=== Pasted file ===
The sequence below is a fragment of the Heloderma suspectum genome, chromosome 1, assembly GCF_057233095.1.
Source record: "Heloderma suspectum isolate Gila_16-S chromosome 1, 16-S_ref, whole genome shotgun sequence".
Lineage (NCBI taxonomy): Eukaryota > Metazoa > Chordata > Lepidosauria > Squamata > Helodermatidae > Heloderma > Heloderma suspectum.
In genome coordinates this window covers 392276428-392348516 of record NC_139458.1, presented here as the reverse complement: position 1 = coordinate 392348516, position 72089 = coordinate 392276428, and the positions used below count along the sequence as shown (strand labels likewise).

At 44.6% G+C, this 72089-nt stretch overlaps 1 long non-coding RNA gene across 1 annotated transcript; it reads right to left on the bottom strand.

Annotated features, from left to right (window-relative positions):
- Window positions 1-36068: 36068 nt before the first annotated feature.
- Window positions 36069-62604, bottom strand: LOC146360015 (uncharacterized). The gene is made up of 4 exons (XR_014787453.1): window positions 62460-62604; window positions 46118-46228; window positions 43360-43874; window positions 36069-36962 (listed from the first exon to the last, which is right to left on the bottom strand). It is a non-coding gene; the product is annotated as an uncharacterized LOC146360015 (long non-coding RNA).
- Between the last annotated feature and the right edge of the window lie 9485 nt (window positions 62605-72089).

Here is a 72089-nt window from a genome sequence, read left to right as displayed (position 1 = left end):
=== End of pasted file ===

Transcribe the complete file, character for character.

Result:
The sequence below is a fragment of the Heloderma suspectum genome, chromosome 1, assembly GCF_057233095.1.
Source record: "Heloderma suspectum isolate Gila_16-S chromosome 1, 16-S_ref, whole genome shotgun sequence".
Lineage (NCBI taxonomy): Eukaryota > Metazoa > Chordata > Lepidosauria > Squamata > Helodermatidae > Heloderma > Heloderma suspectum.
In genome coordinates this window covers 392276428-392348516 of record NC_139458.1, presented here as the reverse complement: position 1 = coordinate 392348516, position 72089 = coordinate 392276428, and the positions used below count along the sequence as shown (strand labels likewise).

At 44.6% G+C, this 72089-nt stretch overlaps 1 long non-coding RNA gene across 1 annotated transcript; it reads right to left on the bottom strand.

Annotated features, from left to right (window-relative positions):
- Window positions 1-36068: 36068 nt before the first annotated feature.
- Window positions 36069-62604, bottom strand: LOC146360015 (uncharacterized). The gene is made up of 4 exons (XR_014787453.1): window positions 62460-62604; window positions 46118-46228; window positions 43360-43874; window positions 36069-36962 (listed from the first exon to the last, which is right to left on the bottom strand). It is a non-coding gene; the product is annotated as an uncharacterized LOC146360015 (long non-coding RNA).
- Between the last annotated feature and the right edge of the window lie 9485 nt (window positions 62605-72089).

Here is a 72089-nt window from a genome sequence, read left to right as displayed (position 1 = left end):